FROM Payroll
WHERE dept_name = 'IT' --> Windows into your data are affected by the WHERE clause. Windows cannot work outside your base data set.
;
SELECT
*,
COUNT(*) OVER () AS total_employee_count,
COUNT(*) OVER (PARTITION BY dept_name) AS dept_employee_count,
MIN(salary_amt) OVER (PARTITION BY dept_name) AS min_dept_salary,
MAX(salary_amt) OVER (PARTITION BY dept_name) AS max_dept_salary,
AVG(salary_amt) OVER (PARTITION BY dept_name)::DECIMAL(8,2) AS avg_dept_sal,
SUM(salary_amt) OVER (PARTITION BY dept_name) AS total_dept_salaries
FROM Payroll
ORDER BY dept_name, emp_name;
-- And now for some handy comparison figures...
SELECT
*,
(salary_amt / (SUM(salary_amt) OVER (PARTITION BY dept_name)) * 100)::DECIMAL(18,2) AS Dept_Percentage,
(salary_amt / (SUM(salary_amt) OVER () ) * 100)::DECIMAL(18,2) AS Company_Percentage
FROM Payroll
ORDER BY dept_name, dept_percentage;
-- ORDER BY examples here --> Skipping to ROW_NUMBER for the moment as this best illustrates the various Window orders.
-- and how a Window order is not affected by the outer SELECT order.
SELECT
*,
-- Note the difference between row_number and the emp_no in terms of when it was captured.
ROW_NUMBER() OVER () AS "Base Row No",
-- No Partition, just an ORDER BY, thus the whole base resultset is used.
ROW_NUMBER() OVER (ORDER BY salary_amt) AS "Salary Row No",
-- Order each partition first, then assign row numbers.
ROW_NUMBER() OVER (PARTITION BY dept_name ORDER BY salary_amt) AS "Dept,Salary Row No"
FROM Payroll
ORDER BY emp_no;
-- DEMO 2 complete
-- Row_Order, Rank & Dense_rank:
-- The natural order of the table as we declared it.
SELECT *
FROM Payroll
ORDER BY emp_no;
-- ROW_NUMBER a really good way to explain the relationship between Windows and Partitions:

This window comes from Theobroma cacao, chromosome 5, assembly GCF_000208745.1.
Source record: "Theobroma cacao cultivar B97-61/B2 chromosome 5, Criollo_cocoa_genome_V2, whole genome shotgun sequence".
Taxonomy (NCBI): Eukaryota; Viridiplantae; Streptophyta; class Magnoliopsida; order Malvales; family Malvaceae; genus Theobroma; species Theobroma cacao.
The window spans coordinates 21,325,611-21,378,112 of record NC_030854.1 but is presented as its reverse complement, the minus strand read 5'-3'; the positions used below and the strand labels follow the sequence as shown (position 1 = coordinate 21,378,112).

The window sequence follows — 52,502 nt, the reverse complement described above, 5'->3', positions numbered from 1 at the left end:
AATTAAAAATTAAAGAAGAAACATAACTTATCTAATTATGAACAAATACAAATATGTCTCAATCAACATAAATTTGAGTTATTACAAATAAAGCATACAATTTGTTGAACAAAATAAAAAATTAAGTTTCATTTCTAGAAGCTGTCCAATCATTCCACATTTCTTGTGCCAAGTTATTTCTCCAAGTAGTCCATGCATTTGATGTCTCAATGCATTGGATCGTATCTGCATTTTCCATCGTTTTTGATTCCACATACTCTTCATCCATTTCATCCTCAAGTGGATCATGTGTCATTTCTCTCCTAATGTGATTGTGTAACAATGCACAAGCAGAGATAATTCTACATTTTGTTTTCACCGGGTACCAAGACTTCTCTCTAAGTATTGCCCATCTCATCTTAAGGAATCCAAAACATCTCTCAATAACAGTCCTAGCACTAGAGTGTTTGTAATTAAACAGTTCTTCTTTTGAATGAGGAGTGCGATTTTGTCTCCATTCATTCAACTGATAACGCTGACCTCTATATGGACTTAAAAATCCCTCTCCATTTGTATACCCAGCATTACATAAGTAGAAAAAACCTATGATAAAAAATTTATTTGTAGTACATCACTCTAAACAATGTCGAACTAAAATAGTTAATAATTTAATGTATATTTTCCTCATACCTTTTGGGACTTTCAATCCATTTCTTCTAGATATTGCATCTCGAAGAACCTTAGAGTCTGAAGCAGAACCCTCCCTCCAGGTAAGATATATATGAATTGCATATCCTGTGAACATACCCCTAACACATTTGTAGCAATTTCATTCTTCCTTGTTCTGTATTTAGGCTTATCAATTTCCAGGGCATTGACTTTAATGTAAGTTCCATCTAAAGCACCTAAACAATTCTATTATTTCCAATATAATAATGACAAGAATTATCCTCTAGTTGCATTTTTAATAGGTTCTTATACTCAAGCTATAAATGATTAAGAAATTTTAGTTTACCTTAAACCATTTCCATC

SELECT *,
-- Row_Number assigns a unique integer to each row within your partition within your window.
ROW_NUMBER() OVER (), -- Note the difference between row_number and the emp_no in terms of when it was captured.
ROW_NUMBER() OVER (ORDER BY salary_amt), -- No Partition, just an ORDER BY, thus the whole base resultset is used.
ROW_NUMBER() OVER (PARTITION BY dept_name),
ROW_NUMBER() OVER (PARTITION BY dept_name ORDER BY salary_amt),
-- Ranks --> Equal values are ranked the same, creating gaps in numbering
RANK() OVER (), -- Ranks are useless without an ORDER BY
RANK() OVER (PARTITION BY dept_name),
RANK() OVER (ORDER BY salary_amt),
RANK() OVER (PARTITION BY dept_name ORDER BY salary_amt),
-- Dense_Ranks --> Equal values are ranked the same, without gaps in numbering
DENSE_RANK() OVER (),
DENSE_RANK() OVER (PARTITION BY dept_name),
DENSE_RANK() OVER (ORDER BY salary_amt),
DENSE_RANK() OVER (PARTITION BY dept_name ORDER BY salary_amt)
FROM Payroll
ORDER BY emp_no
;
-- GREAT! Let's find the top 2 earners in every department
-- =======================================================
-- Solution with ROW_NUMBERS
WITH ctePayroll AS (
SELECT *,
ROW_NUMBER() OVER (PARTITION BY dept_name ORDER BY salary_amt DESC) AS dept_row
FROM Payroll
--WHERE ROW_NUMBER() OVER (PARTITION BY dept_name ORDER BY salary_amt DESC) <= 2 --> WFs not allowed in WHERE clauses
)
SELECT *
FROM ctePayroll
WHERE dept_row <= 2
; --> BUT hold on! What about people who earn the same salaries?
-- Solution with RANK
WITH ctePayroll AS (
SELECT *,
RANK() OVER (PARTITION BY dept_name ORDER BY salary_amt DESC) AS dept_rank
FROM Payroll
)
SELECT *
FROM ctePayroll
WHERE dept_rank <= 2
; --> HOWEVER, Production is just plain wrong???
-- Solution with DENSE_RANK
WITH ctePayroll AS (
SELECT *,